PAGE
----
France's president on Thursday rejected any cooperation with Bashar al-Assad whom he accused of being a "de-facto ally" of jihadists wreaking havoc in Syria and Iraq, and urged a "humanitarian and military" response to the threat.
Speaking at an annual Paris gathering of ambassadors from around the world, Francois Hollande touched on crises in both countries as well as those rocking Ukraine and Libya -- all of which he said affected France directly.
"At the heart of the Middle East, a barbaric organisation is attempting to become a state to impose a caliphate," he said of the Islamic State radical group, whose campaign of extreme violence has terrorised civilians and rivals alike.
Hollande reiterated his proposal to hold an international conference in Paris "to organise the coordination of international action against the Islamic State on humanitarian, security and military fronts".
"A big alliance is necessary but let's be clear -- (Syrian President) Bashar al-Assad cannot be a partner in the fight against terrorism, he is the de-facto ally of jihadists," he said.
His comments came after Assad's regime said Monday it was willing to work with the international community, including Washington, to tackle IS militants that have emerged from the chaos of a conflict that has killed more than 191,000 people.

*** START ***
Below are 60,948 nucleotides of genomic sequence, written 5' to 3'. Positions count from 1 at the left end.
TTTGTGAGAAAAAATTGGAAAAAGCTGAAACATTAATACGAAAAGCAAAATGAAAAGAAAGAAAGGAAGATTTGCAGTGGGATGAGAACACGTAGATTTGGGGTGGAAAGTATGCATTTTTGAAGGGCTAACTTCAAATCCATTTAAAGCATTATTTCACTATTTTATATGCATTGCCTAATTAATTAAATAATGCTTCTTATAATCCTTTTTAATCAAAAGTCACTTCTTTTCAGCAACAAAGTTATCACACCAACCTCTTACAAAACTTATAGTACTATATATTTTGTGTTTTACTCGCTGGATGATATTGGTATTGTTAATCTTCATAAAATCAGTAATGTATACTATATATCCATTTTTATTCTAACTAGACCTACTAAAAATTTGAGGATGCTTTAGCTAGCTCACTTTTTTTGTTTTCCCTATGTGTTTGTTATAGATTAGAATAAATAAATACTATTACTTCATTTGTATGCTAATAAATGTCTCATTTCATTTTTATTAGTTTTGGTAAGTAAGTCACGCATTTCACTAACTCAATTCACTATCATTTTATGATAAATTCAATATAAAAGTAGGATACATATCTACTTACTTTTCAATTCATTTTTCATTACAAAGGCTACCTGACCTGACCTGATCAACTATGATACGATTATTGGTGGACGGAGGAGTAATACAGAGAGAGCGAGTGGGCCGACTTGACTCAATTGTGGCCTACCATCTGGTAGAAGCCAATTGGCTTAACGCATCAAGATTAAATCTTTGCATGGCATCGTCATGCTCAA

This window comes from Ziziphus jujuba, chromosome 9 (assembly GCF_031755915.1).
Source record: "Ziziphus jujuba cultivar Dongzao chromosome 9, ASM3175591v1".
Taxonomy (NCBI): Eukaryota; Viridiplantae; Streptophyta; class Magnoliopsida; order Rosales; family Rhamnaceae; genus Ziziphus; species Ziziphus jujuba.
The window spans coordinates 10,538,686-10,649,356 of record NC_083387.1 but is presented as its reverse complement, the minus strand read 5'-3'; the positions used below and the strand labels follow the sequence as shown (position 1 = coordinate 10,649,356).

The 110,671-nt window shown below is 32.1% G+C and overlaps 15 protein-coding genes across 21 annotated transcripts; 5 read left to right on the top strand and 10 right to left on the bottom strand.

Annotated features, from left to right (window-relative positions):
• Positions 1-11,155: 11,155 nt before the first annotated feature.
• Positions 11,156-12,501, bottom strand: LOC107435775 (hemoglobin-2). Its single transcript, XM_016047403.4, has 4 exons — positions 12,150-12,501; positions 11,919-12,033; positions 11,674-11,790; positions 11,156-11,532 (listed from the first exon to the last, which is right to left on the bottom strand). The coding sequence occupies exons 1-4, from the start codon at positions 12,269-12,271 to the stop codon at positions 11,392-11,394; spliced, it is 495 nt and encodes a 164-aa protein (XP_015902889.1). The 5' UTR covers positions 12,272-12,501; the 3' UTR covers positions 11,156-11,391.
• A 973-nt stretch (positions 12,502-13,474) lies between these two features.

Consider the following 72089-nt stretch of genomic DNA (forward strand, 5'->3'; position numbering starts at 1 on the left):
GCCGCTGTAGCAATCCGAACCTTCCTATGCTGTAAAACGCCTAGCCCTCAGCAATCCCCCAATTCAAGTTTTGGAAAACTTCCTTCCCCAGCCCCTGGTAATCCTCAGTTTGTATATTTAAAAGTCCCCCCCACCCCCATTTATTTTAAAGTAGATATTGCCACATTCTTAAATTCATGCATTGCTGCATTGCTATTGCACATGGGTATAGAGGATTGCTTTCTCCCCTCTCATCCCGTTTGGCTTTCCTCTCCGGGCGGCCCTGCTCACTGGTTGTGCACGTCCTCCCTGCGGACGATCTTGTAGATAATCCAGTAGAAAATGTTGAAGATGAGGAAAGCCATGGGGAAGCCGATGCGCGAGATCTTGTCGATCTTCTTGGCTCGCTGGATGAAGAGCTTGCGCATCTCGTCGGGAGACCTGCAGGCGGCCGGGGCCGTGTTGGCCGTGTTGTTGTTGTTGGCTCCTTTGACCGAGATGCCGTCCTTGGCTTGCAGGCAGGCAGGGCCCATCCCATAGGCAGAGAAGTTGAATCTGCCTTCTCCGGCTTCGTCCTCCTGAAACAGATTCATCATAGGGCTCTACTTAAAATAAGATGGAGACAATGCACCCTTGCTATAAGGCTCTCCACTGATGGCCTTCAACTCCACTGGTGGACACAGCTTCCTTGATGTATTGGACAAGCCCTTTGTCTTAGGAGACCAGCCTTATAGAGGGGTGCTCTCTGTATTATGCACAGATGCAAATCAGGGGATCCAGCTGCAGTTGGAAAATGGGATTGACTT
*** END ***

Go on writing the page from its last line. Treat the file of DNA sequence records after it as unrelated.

The United States has already carried out reconnaissance flights on Islamic State positions in Syria in surveillance seen as a precursor to possible air strikes against the radical group, which it is already carrying out in neighbouring Iraq.
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- 'Total confusion' in Libya -
Hollande also touched on the crisis in Ukraine, where Western intelligence believes Russian army units are taking part in the four-month conflict that has seen more than 2,200 people lose their lives.
"If it turns out that there are Russian soldiers present on Ukrainian soil, it would be intolerable and unacceptable," he said, asking Moscow to "respect Ukraine's sovereignty" and "stop its support for separatists" in the east of the country.
And on Libya, which he said was his current "major concern", Hollande called on the United Nations to provide special support for authorities in the north African nation, which is sliding ever deeper into chaos as militias fuel an escalating war.
Over the past weeks different factions in the country have backed rival prime ministers and national assemblies, while Egypt and the United Arab Emirates have carried out air strikes against Islamists.
At the weekend, Islamist fighters seized Tripoli airport, compounding a crisis that has been boiling since the fall of long-time dictator Moamer Kadhafi in 2011.
"France asks the United Nations... to organise exceptional support for Libyan authorities to restore their state," he said, without detailing what form this support should take.
"There is total confusion" in Libya, he warned.
"Jihadist groups have taken control of important sites and not only oil sites. There are two parliaments, two governments -- even if for us there is only one legitimate one -- and there are militias," he said.
"If we do nothing... terrorism will spread to all this region."